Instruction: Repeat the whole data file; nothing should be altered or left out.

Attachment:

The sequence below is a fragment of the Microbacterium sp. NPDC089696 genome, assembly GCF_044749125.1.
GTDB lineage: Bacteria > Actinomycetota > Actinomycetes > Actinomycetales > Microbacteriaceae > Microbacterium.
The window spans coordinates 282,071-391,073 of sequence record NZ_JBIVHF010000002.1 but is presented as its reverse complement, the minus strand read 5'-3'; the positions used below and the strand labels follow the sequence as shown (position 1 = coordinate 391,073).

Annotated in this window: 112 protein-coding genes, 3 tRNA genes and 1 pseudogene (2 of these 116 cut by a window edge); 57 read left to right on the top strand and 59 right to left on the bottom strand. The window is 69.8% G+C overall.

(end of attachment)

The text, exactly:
The sequence below is a fragment of the Microbacterium sp. NPDC089696 genome, assembly GCF_044749125.1.
GTDB lineage: Bacteria > Actinomycetota > Actinomycetes > Actinomycetales > Microbacteriaceae > Microbacterium.
The window spans coordinates 282,071-391,073 of sequence record NZ_JBIVHF010000002.1 but is presented as its reverse complement, the minus strand read 5'-3'; the positions used below and the strand labels follow the sequence as shown (position 1 = coordinate 391,073).

Annotated in this window: 112 protein-coding genes, 3 tRNA genes and 1 pseudogene (2 of these 116 cut by a window edge); 57 read left to right on the top strand and 59 right to left on the bottom strand. The window is 69.8% G+C overall.